The first aim of this study was to evaluate whether fox behaviour and field methods were compatible with the assumptions of distance-sampling theory. The examination of the distance data almost invariably showed low sighting frequencies adjacent to the road or point. This could be due to two causes: (i) some foxes directly on the road were not detected, which violates the assumption that the detection probability on the centreline line equals one; (ii) foxes move away before being detected by the observer, which violates the assumption that objects are detected at their initial location. Failure of these assumptions results in negative bias (Burnham & Anderson 1984; Burnham, Anderson & Laake 1985). In most of our data sets, the deficit of data in the first interval was followed by a peak of sightings in subsequent intervals. This suggests evasive movement of foxes. The presence of barriers such hedges alongside the road could also lead to this sighting distribution because there is a blind spot behind the barriers, the area of which diminishes with increasing distance from the road. In our case, this problem was limited by excluding all obstructed portions where visibility was < 50 m from the point or line.
The evasive movements were not too important for eight out of 12 data sets, and it was possible to fit a good model to the data using a 50-m regular grouping. In the four other data sets, the lack of data in the shortest distances was particularly pronounced and regular grouping was inadequate. This may be due to habitat characteristics. On two sites, the importance of shrub and forest cover was particularly important (> 40%) and many foxes could have been missed by just hiding on the ground at very short distances in cover. The two other sites were composed of large open fields. In these fields, foxes probably saw the spotlights and moved away long before the vehicle arrived. Some solutions have been developed for marine mammals to take account of reactive movement (Turnock & Quinn 1991) or of a detection probability that differs from one on the centreline (Borchers et al. 1998a; Borchers, Zucchini & Fewster 1998b) but these methods seem difficult to apply for foxes. In our case, we used two modelling strategies: (i) a full left truncation excluding distance data in the first 20-m interval, which accounts for the problem of missing animals near the centreline, and (ii) grouping data with an enlarged first interval, which accounts for evasive movement. A better model fit was obtained with the second strategy, although we cannot exclude the possibility that density estimates were still negatively biased if foxes were also missed.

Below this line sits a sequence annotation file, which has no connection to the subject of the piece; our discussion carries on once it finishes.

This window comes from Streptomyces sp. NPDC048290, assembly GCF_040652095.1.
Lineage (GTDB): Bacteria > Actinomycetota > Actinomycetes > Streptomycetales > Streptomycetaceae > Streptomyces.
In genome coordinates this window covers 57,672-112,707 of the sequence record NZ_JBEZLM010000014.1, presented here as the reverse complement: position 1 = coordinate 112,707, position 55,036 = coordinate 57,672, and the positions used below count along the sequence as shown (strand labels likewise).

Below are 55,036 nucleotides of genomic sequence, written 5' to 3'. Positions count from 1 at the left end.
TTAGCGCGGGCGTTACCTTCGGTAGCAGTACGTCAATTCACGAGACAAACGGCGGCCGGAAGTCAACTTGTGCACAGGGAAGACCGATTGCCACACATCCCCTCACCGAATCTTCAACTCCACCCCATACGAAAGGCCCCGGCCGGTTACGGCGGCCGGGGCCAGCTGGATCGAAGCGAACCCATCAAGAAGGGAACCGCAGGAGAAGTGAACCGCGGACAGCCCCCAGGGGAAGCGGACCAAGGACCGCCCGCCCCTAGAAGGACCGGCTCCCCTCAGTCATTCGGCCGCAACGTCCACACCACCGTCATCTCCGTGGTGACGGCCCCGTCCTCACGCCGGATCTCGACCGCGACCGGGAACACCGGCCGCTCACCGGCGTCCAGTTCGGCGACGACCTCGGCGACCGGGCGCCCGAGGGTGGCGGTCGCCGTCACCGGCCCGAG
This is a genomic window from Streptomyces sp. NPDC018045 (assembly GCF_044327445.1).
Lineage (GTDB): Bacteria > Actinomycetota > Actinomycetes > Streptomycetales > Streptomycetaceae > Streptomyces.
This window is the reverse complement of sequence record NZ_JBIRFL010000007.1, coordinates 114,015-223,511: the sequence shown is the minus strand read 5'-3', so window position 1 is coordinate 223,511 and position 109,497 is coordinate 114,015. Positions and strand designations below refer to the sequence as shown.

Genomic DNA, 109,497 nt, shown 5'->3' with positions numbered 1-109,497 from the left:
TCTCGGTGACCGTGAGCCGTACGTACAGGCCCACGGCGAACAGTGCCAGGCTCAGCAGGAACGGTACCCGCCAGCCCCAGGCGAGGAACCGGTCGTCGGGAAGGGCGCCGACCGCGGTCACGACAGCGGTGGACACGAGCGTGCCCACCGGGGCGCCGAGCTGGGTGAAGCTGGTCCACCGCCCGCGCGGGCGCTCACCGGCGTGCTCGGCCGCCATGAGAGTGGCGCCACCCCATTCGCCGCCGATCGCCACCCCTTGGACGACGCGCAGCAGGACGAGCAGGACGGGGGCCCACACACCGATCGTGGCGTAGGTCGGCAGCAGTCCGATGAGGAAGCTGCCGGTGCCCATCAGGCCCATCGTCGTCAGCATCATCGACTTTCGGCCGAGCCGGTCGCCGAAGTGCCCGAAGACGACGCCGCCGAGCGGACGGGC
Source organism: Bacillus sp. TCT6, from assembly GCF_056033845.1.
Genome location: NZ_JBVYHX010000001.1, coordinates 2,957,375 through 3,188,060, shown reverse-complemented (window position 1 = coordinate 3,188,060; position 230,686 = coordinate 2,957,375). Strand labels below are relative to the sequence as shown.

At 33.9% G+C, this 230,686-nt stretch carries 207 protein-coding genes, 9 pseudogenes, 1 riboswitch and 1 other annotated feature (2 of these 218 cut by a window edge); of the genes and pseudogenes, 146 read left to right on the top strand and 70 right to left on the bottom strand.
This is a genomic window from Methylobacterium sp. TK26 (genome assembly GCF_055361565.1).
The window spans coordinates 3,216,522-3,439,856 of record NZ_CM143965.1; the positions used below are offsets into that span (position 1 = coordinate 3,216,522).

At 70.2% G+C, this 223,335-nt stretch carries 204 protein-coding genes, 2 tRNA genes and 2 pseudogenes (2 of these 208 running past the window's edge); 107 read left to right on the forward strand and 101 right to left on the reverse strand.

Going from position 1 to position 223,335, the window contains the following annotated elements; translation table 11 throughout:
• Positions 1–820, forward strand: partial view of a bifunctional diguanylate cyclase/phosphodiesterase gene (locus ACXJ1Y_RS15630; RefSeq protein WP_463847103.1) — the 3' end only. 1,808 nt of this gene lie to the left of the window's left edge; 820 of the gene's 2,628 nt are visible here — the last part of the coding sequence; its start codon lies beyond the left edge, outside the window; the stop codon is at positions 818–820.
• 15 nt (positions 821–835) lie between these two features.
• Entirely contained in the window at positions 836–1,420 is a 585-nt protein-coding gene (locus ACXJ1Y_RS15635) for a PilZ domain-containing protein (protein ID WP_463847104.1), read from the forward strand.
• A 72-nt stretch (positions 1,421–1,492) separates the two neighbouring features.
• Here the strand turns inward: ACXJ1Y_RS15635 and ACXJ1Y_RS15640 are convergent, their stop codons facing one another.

The assumption that distances and angles are measured accurately was probably fulfilled by measuring distances with a laser telemeter and by placing the vehicle perpendicular to the initial position of the fox. The problem of angle measurements does not exist for point transect surveys, and the similarity in the density estimates obtained by the two methods in two sites supports the view that distance measurement errors were not too important.
Sampling design is central to distance-sampling methods and should ensure that lines and points are placed randomly with respect to the distribution of foxes. In this study, we defined a systematic sampling design with evenly spaced transects or points to get uniform coverage of the entire area. It is likely that this sampling design is more efficient than the single unbroken, convoluted transect route used in most spotlight count studies (Stahl & Migot 1990; Weber et al. 1991; Ralls & Eberhardt 1997; Edwards et al. 2000; Heydon, Reynolds & Short 2000; Kay et al. 2000). Our results show that most of the variance of density estimates was attributable to variance of encounter rates from one transect to another. This spatial variability cannot be taken into account when using a continuous itinerary. A 2-km transect length also facilitates the placement of straight line transects.
Two main problems still remain, however, concerning sampling design. First, spotlight counts are carried out along roads accessible by cars. As argued by Heydon, Reynolds & Short (2000), it seems the only realistic way of surveying a sufficient length of transect to obtain the required number of sightings for density estimation, but it must be assumed that roads do not constitute a special habitat for foxes. Mahon, Banks & Dickman (1998) have demonstrated a fox preference for roads over other habitats in a sand-dune desert habitat where roads constituted natural runways. In the rural areas of Europe, where the density of roads is very high and foxes are well accustomed to human presence, the situation may be different and it is unlikely that foxes would avoid the proximity of roads. Prior radio-tracking experience showed that minor roads were neither avoided nor used preferentially (Heydon, Reynolds & Short 2000). Furthermore, a vehicle travelling along roads probably causes fewer disturbances than an observer walking across fields (Borralho, Rego & Vaz Pinto 1996; Heydon, Reynolds & Short 2000).